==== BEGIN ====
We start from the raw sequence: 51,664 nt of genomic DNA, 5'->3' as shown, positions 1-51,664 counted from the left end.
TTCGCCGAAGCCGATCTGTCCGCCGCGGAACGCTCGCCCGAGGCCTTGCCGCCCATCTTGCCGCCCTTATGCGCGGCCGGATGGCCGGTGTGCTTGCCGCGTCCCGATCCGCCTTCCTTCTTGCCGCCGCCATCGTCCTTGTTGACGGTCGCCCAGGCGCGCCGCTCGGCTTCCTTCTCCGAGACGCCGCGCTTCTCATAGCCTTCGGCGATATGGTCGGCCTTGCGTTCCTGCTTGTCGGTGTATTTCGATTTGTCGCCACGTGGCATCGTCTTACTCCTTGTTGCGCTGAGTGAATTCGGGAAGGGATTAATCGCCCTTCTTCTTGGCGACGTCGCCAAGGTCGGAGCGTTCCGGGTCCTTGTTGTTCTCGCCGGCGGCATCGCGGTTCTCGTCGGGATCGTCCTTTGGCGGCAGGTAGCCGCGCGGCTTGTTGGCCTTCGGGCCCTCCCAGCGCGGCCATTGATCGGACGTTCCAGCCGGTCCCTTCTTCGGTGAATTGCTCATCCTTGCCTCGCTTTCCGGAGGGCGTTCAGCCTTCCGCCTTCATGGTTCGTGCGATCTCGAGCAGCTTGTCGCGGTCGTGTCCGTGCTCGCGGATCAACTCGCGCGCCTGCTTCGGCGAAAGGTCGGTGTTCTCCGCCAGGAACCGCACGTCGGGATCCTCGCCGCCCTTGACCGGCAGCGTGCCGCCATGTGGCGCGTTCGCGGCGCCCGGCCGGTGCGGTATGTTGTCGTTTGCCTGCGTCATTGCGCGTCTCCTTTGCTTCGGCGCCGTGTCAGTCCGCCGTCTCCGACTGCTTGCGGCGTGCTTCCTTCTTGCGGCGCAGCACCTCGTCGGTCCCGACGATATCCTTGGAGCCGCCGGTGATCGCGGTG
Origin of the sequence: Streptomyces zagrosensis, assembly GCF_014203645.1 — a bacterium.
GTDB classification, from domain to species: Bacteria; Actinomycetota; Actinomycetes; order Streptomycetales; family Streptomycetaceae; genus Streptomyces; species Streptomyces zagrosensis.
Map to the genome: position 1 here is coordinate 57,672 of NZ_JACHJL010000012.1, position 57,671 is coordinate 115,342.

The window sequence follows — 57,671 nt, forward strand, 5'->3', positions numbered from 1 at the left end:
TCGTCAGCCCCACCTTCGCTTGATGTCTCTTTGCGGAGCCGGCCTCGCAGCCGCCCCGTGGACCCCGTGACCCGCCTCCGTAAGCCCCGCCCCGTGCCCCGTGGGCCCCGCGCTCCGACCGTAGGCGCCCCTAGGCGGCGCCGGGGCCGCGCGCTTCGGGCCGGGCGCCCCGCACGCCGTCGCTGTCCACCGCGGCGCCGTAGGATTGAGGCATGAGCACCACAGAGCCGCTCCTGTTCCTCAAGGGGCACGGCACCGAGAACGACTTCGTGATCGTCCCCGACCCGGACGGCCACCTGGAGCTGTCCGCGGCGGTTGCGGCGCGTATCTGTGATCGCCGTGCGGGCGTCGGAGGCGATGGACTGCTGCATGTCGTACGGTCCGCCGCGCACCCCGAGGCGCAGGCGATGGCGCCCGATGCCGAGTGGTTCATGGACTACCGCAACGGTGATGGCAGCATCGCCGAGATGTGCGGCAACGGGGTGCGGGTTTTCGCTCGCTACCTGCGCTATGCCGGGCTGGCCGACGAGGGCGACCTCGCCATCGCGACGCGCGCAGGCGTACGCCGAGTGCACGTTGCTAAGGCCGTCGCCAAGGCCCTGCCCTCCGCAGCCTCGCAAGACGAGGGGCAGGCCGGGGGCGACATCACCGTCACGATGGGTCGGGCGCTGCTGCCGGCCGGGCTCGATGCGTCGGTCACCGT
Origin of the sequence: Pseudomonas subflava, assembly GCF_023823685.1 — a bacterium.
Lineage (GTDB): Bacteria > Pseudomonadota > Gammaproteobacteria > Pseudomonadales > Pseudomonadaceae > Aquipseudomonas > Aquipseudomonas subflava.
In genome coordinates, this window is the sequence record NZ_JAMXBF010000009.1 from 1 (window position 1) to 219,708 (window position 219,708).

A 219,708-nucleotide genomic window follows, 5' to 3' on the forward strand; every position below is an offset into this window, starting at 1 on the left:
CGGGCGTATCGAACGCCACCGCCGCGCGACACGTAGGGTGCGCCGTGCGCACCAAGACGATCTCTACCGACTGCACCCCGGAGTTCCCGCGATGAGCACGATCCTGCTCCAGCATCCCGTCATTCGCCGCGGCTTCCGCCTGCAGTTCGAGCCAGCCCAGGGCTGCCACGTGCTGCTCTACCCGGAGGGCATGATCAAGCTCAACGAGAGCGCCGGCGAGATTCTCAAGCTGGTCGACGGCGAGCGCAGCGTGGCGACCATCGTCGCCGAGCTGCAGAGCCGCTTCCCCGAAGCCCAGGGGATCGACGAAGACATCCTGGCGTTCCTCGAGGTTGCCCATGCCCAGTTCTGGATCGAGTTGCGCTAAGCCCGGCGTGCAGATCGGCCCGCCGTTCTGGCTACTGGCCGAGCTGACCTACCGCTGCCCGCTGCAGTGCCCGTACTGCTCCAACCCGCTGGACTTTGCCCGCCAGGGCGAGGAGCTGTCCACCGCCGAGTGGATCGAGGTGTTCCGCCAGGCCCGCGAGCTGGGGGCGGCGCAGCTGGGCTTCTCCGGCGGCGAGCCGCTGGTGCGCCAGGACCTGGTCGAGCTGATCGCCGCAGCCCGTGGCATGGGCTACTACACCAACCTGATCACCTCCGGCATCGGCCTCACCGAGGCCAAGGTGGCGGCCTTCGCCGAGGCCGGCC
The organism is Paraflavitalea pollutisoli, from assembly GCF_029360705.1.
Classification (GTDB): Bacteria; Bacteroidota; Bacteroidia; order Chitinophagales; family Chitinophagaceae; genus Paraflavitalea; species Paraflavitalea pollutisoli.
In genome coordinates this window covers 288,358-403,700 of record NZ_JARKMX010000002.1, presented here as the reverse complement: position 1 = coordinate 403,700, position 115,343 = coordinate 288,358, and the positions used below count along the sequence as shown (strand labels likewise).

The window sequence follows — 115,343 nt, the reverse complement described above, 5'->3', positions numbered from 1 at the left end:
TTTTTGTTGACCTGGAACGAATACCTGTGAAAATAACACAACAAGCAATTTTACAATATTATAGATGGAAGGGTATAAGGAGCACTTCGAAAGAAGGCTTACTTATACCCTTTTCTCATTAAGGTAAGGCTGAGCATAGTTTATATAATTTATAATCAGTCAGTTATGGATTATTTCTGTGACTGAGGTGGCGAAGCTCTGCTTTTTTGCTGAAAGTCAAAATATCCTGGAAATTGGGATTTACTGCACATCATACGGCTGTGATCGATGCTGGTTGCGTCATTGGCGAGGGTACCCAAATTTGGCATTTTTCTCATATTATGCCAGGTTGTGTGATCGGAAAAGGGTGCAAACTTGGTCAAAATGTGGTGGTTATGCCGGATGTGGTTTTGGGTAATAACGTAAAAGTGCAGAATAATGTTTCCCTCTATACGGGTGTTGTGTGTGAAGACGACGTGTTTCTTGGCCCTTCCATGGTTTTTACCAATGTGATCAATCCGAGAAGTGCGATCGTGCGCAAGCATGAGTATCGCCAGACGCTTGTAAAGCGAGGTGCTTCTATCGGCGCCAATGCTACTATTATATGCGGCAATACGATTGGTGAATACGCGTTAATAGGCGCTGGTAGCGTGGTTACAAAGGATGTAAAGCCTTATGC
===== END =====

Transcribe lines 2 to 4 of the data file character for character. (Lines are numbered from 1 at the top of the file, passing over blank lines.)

TTCGCCGAAGCCGATCTGTCCGCCGCGGAACGCTCGCCCGAGGCCTTGCCGCCCATCTTGCCGCCCTTATGCGCGGCCGGATGGCCGGTGTGCTTGCCGCGTCCCGATCCGCCTTCCTTCTTGCCGCCGCCATCGTCCTTGTTGACGGTCGCCCAGGCGCGCCGCTCGGCTTCCTTCTCCGAGACGCCGCGCTTCTCATAGCCTTCGGCGATATGGTCGGCCTTGCGTTCCTGCTTGTCGGTGTATTTCGATTTGTCGCCACGTGGCATCGTCTTACTCCTTGTTGCGCTGAGTGAATTCGGGAAGGGATTAATCGCCCTTCTTCTTGGCGACGTCGCCAAGGTCGGAGCGTTCCGGGTCCTTGTTGTTCTCGCCGGCGGCATCGCGGTTCTCGTCGGGATCGTCCTTTGGCGGCAGGTAGCCGCGCGGCTTGTTGGCCTTCGGGCCCTCCCAGCGCGGCCATTGATCGGACGTTCCAGCCGGTCCCTTCTTCGGTGAATTGCTCATCCTTGCCTCGCTTTCCGGAGGGCGTTCAGCCTTCCGCCTTCATGGTTCGTGCGATCTCGAGCAGCTTGTCGCGGTCGTGTCCGTGCTCGCGGATCAACTCGCGCGCCTGCTTCGGCGAAAGGTCGGTGTTCTCCGCCAGGAACCGCACGTCGGGATCCTCGCCGCCCTTGACCGGCAGCGTGCCGCCATGTGGCGCGTTCGCGGCGCCCGGCCGGTGCGGTATGTTGTCGTTTGCCTGCGTCATTGCGCGTCTCCTTTGCTTCGGCGCCGTGTCAGTCCGCCGTCTCCGACTGCTTGCGGCGTGCTTCCTTCTTGCGGCGCAGCACCTCGTCGGTCCCGACGATATCCTTGGAGCCGCCGGTGATCGCGGTG
Origin of the sequence: Streptomyces zagrosensis, assembly GCF_014203645.1 — a bacterium.
GTDB classification, from domain to species: Bacteria; Actinomycetota; Actinomycetes; order Streptomycetales; family Streptomycetaceae; genus Streptomyces; species Streptomyces zagrosensis.